Conversation Breakdown {The Two-Year-Old Version}.

The first time I wrote this post, Sara rejected it like any good English teacher would. The post lacked focus and a thesis. I’d argue that my blogging style {which is whimsical, out of focus, and thought-jumpy} is as much my signature as is her choice to forget how to press the shift key. However, she’s the boss and she wins, so three…two…one…focus!

Lionel-Sucker-October-2014

Lionel talks. A LOT. I have no idea what’s normal conversation or word knowledge for a two-year-old, but I have this feeling that Lionel’s vocabulary is relatively impressive. My feelings are backed up by the comments and compliments that are often received from friends, family and complete strangers. Lionel knows a lot of words. What’s even better is that Lionel, in my opinion, knows the context of how most of these words are supposed to be used; however, I don’t believe he understands all the words that’s he’s using.

I have taken child development and child psychology courses throughout my many years of study, and there’s sufficient proof that talking and reading to your child is a great way to develop their language and communication skills. However, I don’t remember reading about what parents could/should/shouldn’t do when communication breaks down between an adult and a two-year-old. Conversation breakdowns with a child are confusing for me to navigate, and I think it’s equally confusing and frustrating for Lionel as well.

Last week {when I was originally writing this post}, I told the story of having breakfast with Lionel. One day last week, I was standing in the kitchen, trying to encourage Lionel to tell me what he wanted to eat for breakfast. To set the stage: each morning, I pick Lionel out of bed because he’s about as good as his parents at jumping out of bed (we like to hit the snooze). I then place him in his seat at the table and promptly say “Good morning!” I then ask about his dreams (the kid dreams like his mama – vivid and random), and then I ask him about breakfast. It’s part of our routine.

However, the question about breakfast turned into a battle that morning. On this day, I offered Lionel the typical choices – Frosted Flakes, jelly toast, or peanut butter toast. He responds “no” to all of them. I asked him again to tell me what he wants. He then picks one of the choices that I presented, and I’m pretty sure he chose the last option that I offered: toast.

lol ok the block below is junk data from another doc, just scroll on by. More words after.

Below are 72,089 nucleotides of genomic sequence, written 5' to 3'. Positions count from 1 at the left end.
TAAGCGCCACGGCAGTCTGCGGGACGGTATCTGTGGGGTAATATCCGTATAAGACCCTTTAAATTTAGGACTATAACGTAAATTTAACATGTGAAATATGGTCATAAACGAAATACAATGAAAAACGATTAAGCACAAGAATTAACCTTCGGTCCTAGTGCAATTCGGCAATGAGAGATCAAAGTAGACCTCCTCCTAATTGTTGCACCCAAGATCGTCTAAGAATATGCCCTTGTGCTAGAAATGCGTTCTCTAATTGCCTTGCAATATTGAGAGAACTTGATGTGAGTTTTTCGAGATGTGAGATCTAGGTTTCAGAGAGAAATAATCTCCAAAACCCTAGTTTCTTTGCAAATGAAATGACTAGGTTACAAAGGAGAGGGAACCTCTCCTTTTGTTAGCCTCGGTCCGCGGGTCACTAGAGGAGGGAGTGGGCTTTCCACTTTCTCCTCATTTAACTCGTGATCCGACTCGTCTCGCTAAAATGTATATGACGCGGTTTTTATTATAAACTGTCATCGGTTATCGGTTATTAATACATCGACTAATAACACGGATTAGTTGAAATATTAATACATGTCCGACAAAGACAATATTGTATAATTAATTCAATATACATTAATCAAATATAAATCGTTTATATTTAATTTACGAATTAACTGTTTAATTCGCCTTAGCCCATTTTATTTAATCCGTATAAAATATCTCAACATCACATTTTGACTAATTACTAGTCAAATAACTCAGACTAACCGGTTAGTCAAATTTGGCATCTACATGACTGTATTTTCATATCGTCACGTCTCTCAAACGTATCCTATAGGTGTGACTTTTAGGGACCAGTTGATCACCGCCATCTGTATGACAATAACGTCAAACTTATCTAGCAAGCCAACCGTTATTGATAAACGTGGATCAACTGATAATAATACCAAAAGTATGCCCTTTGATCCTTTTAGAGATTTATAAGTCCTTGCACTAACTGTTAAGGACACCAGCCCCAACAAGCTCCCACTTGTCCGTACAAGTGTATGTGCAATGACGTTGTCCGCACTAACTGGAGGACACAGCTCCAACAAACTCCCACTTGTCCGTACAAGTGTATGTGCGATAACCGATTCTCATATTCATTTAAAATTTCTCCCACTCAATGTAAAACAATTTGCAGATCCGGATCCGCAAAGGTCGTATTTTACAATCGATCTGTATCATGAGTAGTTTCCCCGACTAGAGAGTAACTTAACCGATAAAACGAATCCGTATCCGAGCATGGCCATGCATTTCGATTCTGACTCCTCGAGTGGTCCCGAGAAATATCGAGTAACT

But, when I start to grab for the bread to make toast, he shrieks, “NO toast!”

I then calmly rolled through the choices again. As I did, I noticed that as I continued to offer food options, my voice was getting tense, despite my best efforts. The clock stared at me:  I was running late, Lionel still needed to eat, and Sara was still sleeping.

Then, he said, “Watch Elmo.”

Our communication had broken down, so he returned to his favorite, frequent comfort statement. He knows he likes Elmo, and he’ll be satisfied if he gets the iPad to watch Elmo. This told me that breakfast had become stressful for Lionel.

I quit asking him questions for a moment as I tried to process the interaction. Our breakfast conversation wasn’t a negative exchange of words by any means, but it wasn’t a positive experience. I had a conversation with a two-year-old child who knows how to hold a conversation, but it became clear in that moment that he didn’t understand every word or phrase that he was using. That was frustrating, both to him and to me.

I denied Lionel’s request for Elmo and disengaged for another second while I set us both up with some cereal.

I then watched as he happily ate his entire bowl of cereal, not a complaint in sight.

Parenting a two-year-old is ever-changing and really interesting. I love talking with Lionel, and talking through conversations with him. But, I think there’s times when what originates as a positive interaction can turn into a negative one. For instance, when I get home from work at night and I ask him about his day, I have all night for him to process the words that he needs to communicate to me. In the morning, I have about 90 seconds. Despite his wealth of understanding, I can’t have the same conversation at the crack of dawn with Lionel that I could have Sara or with friends. It just doesn’t work – yet.

So, with one additional week’s perspective on the interactions that I’ve been having with Lionel, I’m realizing this: if I have time for Lionel to make decisions, I let him make the decisions. But, if we’re pressed for time, I make the decisions for him, like many parents do. And since following this general idea, our interactions have gone more smoothly.

With his expansive vocabulary and voice inflection, it is really easy to forget that Lionel is just two years old. He says some of the funniest and goofiest things, and he is consistently surprising me with what he knows and understands. But, he’s still just two, and he’s still learning.

Or maybe he just stinks at waking up like his parents do.

About Jord

jord considers himself nerdy, mostly because he's a devoted gamer and freelance web designer. he works in computer technology and information services, but he'd be most proud to tell you that he recently built himself a computer, loves audio books, trying new beer and wine, grilling, and is so excited to have added "homeowner" to his list of titles.
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